Slidegenius, Inc.

Build Alliances: The Key to Successful Business Presentations

A business presentation’s success isn’t limited to charming delivery and useful content. What makes them really effective is when they turn audience members into paying customers.

There are many ways to attract people into buying your idea, but how do you guarantee results?

Fostering partnerships and networks is key to developing sales opportunities and new business contacts. You have to hit the ground running and foster alliances for presentation survival. Think of it as finding people to recruit in your group to survive the zombie apocalypse.

Here’s how to build strong defenses and alliances to make your pitch even more effective:

Build Up Your Base

safe room

It all starts with creating a visible and sound image. Maintaining your credibility leaves a good impression that helps you make new contacts.

Building trust is essential for growing a business network. Once they notice your sincerity, people will view you as someone with high authority and responsibility. Prepare conversation starters to let your audience know that you’re interested in cultivating professional relationships.

This is just the beginning of your road to presentation survival. Once you have them interested in your pitch, then you have to gain their confidence.

Be a Good Listener

listener

Trust is developed from effective listening. Therefore, good listening habits greatly assist the process of establishing business connections.

Don’t just listen to people’s responses. Pay attention to the possible motivations and emotions reflected in their choice of words and changing tone. Harnessing this skill into a presentation tool makes your audience feel valued and respected. In turn, they’ll reciprocate that respect and listen to you, too.

However, you should never be complacent. Always look ahead to see how you can build relationships that last into the future.

Reconnect and Follow Up

communication

The steps to forming business alliances don’t end in the presentation room. Follow up on people you’ve met and reestablish those connections to keep them interested. Do this even after your sales pitch is done.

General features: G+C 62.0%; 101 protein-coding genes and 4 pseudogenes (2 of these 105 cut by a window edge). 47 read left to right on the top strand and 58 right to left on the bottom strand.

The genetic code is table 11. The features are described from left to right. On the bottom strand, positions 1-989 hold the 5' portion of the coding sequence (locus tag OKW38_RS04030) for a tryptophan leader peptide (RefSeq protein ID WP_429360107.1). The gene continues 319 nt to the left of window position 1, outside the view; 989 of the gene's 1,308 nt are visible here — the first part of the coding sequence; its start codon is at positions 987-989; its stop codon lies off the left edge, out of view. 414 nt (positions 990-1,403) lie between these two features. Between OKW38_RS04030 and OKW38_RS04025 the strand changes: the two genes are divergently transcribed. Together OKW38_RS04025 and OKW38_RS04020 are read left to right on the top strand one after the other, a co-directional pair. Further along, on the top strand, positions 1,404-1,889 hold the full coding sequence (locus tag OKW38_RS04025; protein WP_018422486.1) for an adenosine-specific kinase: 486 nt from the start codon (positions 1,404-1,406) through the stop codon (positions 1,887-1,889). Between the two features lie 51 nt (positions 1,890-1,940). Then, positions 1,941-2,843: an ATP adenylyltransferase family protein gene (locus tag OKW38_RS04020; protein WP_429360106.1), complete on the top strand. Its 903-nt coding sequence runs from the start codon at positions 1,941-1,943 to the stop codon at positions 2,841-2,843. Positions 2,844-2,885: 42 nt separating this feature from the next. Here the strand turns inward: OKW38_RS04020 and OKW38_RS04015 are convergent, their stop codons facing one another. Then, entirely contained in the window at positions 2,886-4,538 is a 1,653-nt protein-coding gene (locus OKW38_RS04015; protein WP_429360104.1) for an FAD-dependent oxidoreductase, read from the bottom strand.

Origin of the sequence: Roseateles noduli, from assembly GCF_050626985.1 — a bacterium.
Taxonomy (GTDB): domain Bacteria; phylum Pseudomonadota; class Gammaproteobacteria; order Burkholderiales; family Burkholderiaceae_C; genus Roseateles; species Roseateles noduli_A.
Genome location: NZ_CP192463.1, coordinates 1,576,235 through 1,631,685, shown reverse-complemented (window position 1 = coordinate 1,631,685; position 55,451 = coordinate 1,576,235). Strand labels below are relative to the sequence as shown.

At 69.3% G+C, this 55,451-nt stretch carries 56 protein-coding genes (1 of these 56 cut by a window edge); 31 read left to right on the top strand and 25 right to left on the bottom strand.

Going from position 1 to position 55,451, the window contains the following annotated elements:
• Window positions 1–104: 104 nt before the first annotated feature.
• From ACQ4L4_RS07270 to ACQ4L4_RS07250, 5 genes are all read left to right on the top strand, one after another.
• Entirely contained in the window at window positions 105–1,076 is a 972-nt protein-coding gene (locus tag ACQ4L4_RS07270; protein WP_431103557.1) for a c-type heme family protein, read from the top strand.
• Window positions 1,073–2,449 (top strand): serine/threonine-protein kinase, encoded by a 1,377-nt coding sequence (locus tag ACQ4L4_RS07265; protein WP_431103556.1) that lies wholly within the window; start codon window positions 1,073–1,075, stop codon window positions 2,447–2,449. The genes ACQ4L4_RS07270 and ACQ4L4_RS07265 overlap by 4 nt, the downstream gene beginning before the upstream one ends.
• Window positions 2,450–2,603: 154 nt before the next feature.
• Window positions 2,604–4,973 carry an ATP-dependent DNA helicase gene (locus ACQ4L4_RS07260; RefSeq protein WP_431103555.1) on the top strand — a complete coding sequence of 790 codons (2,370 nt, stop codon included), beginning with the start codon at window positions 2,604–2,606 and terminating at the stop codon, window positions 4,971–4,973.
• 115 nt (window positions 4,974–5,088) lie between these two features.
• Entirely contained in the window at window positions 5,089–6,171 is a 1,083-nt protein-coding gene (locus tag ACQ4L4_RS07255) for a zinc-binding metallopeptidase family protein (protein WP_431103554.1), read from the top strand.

Don’t go aimlessly after every networking opportunity that comes your way. Instead, sort your list of contacts and identify who among them is a potential network. Develop and use these contacts carefully to keep building new connections.

Keeping in touch even after your presentation helps you create a network while helping your audience remember your core message. If done well, it can also help you build an even bigger network over time.

Conclusion

partnership

Building alliances after your business presentations is a cost-effective strategy that generates growth and success. Build up your base to look and sound credible. Be a good listener to develop trust, and don’t forget to do strategic followups to maintain engagement.

Following these networking tips provide you greater opportunities and bigger contracts in the market.

 

References:

“Business networking.” Businessballs. n.d. www.businessballs.com/business-networking.htm

3 Fool-Proof Ways to Master the Art of Presentation Survival

When you’re delivering a presentation in the boardroom or stage, you don’t want your audience to start zoning out and giving you zombie-like stares.

They may look docile, but the minute you finish, these people could end up swarming to the door, eager to leave.